Since this is a horror movie that’s centered in and around the Catholic church and a Catholic school, there are spiritual trappings everywhere. We see rosaries; large crosses and crucifixes; holy water; stained glass windows; statues of saints and nuns; and other religious iconography. Congregants receive holy communion, and a priest speaks of the body and blood of Christ. Two religious relics are referenced: one holding the blood of Jesus and another holding the eyes of a saint.
For all of the film’s contextual and passing references to Jesus and God, however, we see very little of God’s actual power. There are three instances where “holy” power takes effect: a particular “religious relic” glows at one point and holds a demonic creature at bay. Likewise, a cross is lifted to keep a possessed man at bay. And a joint prayer, lifted up by Irene and Debra, has a powerful effect on an evil entity. In fact, Sister Irene appears to indicate that any power that can be attributed to God comes solely from the strength of human belief. (God seemingly doesn’t work outside of that limited theological structure here.)
All of the rest of the power displays are evil and destructive; they include agonizing physical possessions and ghostly apparitions, as well as physically obliterating and bone-snapping attacks.
Malevolent deadliness haunts almost every frame of this film.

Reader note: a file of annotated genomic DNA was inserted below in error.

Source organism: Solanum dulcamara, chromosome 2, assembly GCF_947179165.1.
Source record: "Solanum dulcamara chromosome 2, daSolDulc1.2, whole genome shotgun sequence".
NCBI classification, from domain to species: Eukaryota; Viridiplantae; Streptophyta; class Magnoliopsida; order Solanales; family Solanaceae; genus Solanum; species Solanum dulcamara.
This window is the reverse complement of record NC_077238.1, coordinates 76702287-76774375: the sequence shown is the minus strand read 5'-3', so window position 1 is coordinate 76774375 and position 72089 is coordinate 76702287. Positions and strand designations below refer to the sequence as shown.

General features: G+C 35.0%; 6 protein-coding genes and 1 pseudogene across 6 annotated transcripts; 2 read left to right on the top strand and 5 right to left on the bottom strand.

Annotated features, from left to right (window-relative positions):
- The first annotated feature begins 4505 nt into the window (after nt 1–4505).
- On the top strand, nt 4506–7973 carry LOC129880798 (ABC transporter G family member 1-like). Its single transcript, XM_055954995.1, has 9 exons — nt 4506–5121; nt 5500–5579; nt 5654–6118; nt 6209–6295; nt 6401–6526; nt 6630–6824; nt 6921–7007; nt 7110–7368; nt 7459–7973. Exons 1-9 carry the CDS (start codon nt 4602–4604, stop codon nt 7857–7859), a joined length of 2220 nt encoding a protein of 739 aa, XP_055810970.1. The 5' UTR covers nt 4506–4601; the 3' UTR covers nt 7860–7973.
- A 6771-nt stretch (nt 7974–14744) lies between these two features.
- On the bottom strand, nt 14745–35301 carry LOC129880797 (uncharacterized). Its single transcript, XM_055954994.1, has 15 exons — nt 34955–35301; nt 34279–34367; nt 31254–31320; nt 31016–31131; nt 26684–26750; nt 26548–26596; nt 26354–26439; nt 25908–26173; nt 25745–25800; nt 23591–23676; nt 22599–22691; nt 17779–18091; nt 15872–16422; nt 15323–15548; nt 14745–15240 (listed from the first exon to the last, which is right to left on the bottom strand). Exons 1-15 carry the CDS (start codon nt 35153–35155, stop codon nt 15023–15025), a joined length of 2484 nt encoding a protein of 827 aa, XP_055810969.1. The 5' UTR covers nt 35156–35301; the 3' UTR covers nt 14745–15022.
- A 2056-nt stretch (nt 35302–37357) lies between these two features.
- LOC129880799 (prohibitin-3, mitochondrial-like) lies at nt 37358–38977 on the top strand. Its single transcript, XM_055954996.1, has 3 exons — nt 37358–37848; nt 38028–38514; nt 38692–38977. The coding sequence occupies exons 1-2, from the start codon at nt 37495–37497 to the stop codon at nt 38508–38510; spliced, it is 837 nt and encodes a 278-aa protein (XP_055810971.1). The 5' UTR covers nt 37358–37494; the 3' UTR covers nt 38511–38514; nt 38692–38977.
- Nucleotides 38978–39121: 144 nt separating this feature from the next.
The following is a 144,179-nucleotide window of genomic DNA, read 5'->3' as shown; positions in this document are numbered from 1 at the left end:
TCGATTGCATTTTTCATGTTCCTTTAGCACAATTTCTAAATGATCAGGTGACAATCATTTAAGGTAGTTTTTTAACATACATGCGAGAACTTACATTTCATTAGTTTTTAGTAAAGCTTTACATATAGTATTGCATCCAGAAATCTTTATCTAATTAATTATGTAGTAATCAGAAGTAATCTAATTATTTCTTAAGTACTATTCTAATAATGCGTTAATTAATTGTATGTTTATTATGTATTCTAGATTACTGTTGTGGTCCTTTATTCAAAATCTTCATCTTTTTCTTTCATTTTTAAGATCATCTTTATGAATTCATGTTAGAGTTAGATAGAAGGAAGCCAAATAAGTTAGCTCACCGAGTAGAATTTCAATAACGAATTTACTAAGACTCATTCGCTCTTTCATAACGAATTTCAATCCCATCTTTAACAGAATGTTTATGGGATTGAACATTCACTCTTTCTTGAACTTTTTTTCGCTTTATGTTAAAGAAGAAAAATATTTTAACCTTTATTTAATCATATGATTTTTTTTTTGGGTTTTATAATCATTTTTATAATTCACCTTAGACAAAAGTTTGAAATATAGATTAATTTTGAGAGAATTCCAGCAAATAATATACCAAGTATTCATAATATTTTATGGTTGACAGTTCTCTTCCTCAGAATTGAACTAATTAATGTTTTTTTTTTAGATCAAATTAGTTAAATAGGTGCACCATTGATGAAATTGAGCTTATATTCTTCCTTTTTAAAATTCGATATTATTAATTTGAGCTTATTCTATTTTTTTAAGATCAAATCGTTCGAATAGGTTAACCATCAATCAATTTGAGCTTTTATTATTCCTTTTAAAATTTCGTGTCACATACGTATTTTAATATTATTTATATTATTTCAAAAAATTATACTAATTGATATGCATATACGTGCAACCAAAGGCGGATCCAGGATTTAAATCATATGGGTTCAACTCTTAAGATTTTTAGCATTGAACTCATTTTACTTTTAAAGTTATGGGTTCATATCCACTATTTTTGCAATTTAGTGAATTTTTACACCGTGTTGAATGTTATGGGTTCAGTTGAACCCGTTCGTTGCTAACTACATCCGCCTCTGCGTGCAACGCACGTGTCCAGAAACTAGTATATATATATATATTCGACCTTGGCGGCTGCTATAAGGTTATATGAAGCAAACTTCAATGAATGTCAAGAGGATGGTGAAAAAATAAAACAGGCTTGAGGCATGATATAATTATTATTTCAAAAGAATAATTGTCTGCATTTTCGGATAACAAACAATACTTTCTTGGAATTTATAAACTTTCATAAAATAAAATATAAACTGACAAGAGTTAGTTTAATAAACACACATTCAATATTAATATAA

For example, a demonic entity spiritually hoists someone into the air and sets the man aflame. We later see his skeletal and crisped remains. The same thing begins happening to a woman who is suspended painfully in the form of a crucifixion. Her skirt is set on fire (before she’s rescued).
We see pictures of people slashed open and bloody. A possessed man is bent several times into contorted shapes, his bones snapping and grinding together while he chokes and gags. A young teen girl gets slammed about and then lifted by the throat. Her neck snaps, and we see blood gush to the floor. People are grabbed by the throat by an instantly appearing demon nun.
A goat-man devil chases a group of girls, slams into doors and windows, and impales a teen girl with his horns. The apparition of a choir boy batters a woman with heavy chained objects, crushes her skull and leaves her in a pool of blood. Another corpse-like apparition grabs a teen by the head and pulls her into a vent, trying to gouge out her eyes. A woman is held down on her knees while her eyes are cut out with a large knife (seen from an angle so we don’t see the actual removal).
Furniture and people are flung about a room and dragged away by their feet. Many are battered in the course of the film, with some left unconscious. Roaches spill out of a woman’s open mouth. A huge tower bell falls to the ground floor causing an explosion of debris. People hang from elevated chunks of flooring. One falls into the pit below. Things burst into huge explosions and burn.